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Pee On Your Own Side of the Fence

Canadian border officials banned Lucas Entertainment’s water sports flick Piss! (nominated for a 2009 GayVN award!) from attempted U.S. export, likely because the movie triggered “obscenity indicators.” Says producer Michael Lucas: “I was surprised that a country which is more progressive than the United States, and more open-minded in areas like gay marriage, has some sort of obscenity law that would ban these videos.” [Xtra, link NSFW]

On:           Feb 13, 2009
Tagged: , , ,
    • stuey

      hmm, thesword.com covered this story yesterday but i dont see a credit. do you read xtra.ca regularly?

      Feb 13, 2009 at 6:08 pm · @ReplyReply to this comment ·
    • Sebbe

      @ Stuey – I can’t speak for David, but, I personally have them in my google reader (one of 250 subscriptions on RSS).

      Feb 13, 2009 at 6:53 pm · @ReplyReply to this comment ·
    • Distingu√© Traces

      I assume that plain Piss is the original, and Piss! is the musical version.

      Feb 13, 2009 at 9:39 pm · @ReplyReply to this comment ·
    • dgz

      A little background on this story:

      Canada IS progressive, but under the advice of famed feminist author and litigator Catherine MacKinnon and Andrea Dworkin, Canada has various prohibitions against certain kinds of pornography, which the gov’t felt increased the risk for sexual violence. (Although they implemented this under obscenity laws and not discrimination laws, as MacKinnon and Dworkin proposed.)

      Actually, lots of data and studies of sexual predators *do* indicate that violent or especially “obscene” pornography served as a gateway… but i’m unaware how gays peeing fits into this schema.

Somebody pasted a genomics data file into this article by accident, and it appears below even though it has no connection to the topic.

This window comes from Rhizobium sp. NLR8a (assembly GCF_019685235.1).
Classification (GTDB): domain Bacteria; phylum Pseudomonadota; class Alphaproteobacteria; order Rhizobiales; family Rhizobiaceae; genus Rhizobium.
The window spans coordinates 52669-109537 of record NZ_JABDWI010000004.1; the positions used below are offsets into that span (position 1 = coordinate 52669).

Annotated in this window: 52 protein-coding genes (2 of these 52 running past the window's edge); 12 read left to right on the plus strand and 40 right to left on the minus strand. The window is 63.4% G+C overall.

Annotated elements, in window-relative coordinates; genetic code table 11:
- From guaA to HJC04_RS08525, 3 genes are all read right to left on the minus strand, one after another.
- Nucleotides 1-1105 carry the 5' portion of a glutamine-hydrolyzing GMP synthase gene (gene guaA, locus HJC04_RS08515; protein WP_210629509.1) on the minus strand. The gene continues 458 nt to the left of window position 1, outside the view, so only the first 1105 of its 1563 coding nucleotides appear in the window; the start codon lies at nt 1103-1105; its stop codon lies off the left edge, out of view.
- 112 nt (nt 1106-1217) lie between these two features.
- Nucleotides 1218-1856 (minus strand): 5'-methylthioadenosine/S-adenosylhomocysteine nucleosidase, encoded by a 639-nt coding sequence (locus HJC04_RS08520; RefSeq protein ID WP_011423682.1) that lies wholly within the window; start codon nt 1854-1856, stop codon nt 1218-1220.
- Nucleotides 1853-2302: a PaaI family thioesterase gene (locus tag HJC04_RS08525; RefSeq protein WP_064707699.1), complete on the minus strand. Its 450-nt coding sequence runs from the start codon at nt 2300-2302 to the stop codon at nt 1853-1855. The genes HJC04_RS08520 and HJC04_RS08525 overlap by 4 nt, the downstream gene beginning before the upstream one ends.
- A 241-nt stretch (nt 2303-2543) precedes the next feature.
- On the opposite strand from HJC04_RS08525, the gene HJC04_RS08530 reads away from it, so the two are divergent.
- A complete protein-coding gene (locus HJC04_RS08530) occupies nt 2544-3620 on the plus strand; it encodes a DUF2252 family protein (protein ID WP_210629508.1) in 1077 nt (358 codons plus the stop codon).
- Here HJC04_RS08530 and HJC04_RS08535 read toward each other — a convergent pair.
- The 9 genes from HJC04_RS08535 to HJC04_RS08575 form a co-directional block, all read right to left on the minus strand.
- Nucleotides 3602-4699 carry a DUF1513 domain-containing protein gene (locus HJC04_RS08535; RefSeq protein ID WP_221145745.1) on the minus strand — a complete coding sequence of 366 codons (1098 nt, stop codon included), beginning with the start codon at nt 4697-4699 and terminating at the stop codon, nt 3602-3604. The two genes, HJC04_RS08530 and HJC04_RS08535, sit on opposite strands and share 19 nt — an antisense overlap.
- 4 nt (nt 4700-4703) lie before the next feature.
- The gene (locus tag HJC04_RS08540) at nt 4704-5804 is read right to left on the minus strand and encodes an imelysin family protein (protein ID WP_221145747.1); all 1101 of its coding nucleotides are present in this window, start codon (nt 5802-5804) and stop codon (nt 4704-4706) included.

sorry, you can all wake up now. ;)

      Feb 14, 2009 at 12:07 am · @ReplyReply to this comment ·
    • Sebbe

      Canada is awesome.

      The True North strong and free!
      From far and wide, O Canada,
      We stand on guard for thee.

      OK, their national anthem kinda sucks, but the french version is better.

      Don’t people just get their porn online nowadays?

      Feb 14, 2009 at 7:29 am · @ReplyReply to this comment ·
    • strumpetwindsock

      Canada Post has a pattern of targeting and seizing lesbian and gay porn at the border.
      The most celebrated case is Little Sisters’ challenge which went on for 10 years and was unfortunatley abandoned in 2007 for lack of funds.


      Go to “history” for links to articles on the case

      Feb 14, 2009 at 12:56 pm · @ReplyReply to this comment ·
    • strumpetwindsock

      And a link to a relevant article from the Xtra site you posted:

      Feb 14, 2009 at 1:01 pm · @ReplyReply to this comment ·
    • Strepsi

      DGZ and STRUMPETWINDSOCK are right. Canada’s obscenity laws were based on spectacularly influential feminists Andrea Dworkin’s and Catherine McKinnon’s works, which overreach (ALL penetration is a violent act, Dworkin rights “a penis is no different than a gun or a knife”) and the laws were IMMEDIATELY abused to target gay people. IRonically, the first charge under this law, based on the work of Lesbian Feminists to protect women, was to target LESBIAN PORN coming to Little Sisters. And so it goes.

      In related news, I had a straight friend – nice handsome, basically dumb — who trained to be a border guard. Without any of the context and shades of grey that gay peoplea re used to, he was taught that ANY situation in which woman is bound is de facto obscene. It was kind of Radical Feminism 101 Redux. These people are not qualified to make these decisions. And they keep targeting gay / lesbian / role play / porn, novels, and books.